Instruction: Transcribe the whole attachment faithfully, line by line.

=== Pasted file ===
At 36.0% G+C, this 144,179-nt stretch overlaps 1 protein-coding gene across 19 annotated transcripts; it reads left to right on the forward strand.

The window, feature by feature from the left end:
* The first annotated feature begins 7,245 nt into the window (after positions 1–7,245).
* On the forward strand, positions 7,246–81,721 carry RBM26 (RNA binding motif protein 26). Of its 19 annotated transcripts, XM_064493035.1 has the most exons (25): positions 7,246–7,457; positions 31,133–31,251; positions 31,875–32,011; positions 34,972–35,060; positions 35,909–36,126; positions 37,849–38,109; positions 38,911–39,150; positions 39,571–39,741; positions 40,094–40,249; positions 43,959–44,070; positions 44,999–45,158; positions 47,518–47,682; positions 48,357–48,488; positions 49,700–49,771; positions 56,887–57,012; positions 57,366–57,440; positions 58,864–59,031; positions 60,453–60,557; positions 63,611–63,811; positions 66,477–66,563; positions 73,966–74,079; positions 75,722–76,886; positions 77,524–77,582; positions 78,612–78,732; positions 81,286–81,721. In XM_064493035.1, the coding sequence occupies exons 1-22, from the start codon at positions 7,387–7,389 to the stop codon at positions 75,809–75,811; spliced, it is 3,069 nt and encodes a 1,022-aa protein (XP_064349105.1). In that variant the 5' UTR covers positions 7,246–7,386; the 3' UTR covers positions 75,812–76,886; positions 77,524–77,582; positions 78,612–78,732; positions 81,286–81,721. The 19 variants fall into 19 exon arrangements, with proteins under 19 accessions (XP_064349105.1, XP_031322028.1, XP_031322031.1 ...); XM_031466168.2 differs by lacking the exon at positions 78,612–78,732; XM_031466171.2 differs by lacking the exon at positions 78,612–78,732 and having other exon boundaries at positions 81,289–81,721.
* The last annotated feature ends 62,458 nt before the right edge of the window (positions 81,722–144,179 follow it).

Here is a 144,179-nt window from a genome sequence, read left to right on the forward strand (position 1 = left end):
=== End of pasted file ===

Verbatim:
At 36.0% G+C, this 144,179-nt stretch overlaps 1 protein-coding gene across 19 annotated transcripts; it reads left to right on the forward strand.

The window, feature by feature from the left end:
* The first annotated feature begins 7,245 nt into the window (after positions 1–7,245).
* On the forward strand, positions 7,246–81,721 carry RBM26 (RNA binding motif protein 26). Of its 19 annotated transcripts, XM_064493035.1 has the most exons (25): positions 7,246–7,457; positions 31,133–31,251; positions 31,875–32,011; positions 34,972–35,060; positions 35,909–36,126; positions 37,849–38,109; positions 38,911–39,150; positions 39,571–39,741; positions 40,094–40,249; positions 43,959–44,070; positions 44,999–45,158; positions 47,518–47,682; positions 48,357–48,488; positions 49,700–49,771; positions 56,887–57,012; positions 57,366–57,440; positions 58,864–59,031; positions 60,453–60,557; positions 63,611–63,811; positions 66,477–66,563; positions 73,966–74,079; positions 75,722–76,886; positions 77,524–77,582; positions 78,612–78,732; positions 81,286–81,721. In XM_064493035.1, the coding sequence occupies exons 1-22, from the start codon at positions 7,387–7,389 to the stop codon at positions 75,809–75,811; spliced, it is 3,069 nt and encodes a 1,022-aa protein (XP_064349105.1). In that variant the 5' UTR covers positions 7,246–7,386; the 3' UTR covers positions 75,812–76,886; positions 77,524–77,582; positions 78,612–78,732; positions 81,286–81,721. The 19 variants fall into 19 exon arrangements, with proteins under 19 accessions (XP_064349105.1, XP_031322028.1, XP_031322031.1 ...); XM_031466168.2 differs by lacking the exon at positions 78,612–78,732; XM_031466171.2 differs by lacking the exon at positions 78,612–78,732 and having other exon boundaries at positions 81,289–81,721.
* The last annotated feature ends 62,458 nt before the right edge of the window (positions 81,722–144,179 follow it).

Here is a 144,179-nt window from a genome sequence, read left to right on the forward strand (position 1 = left end):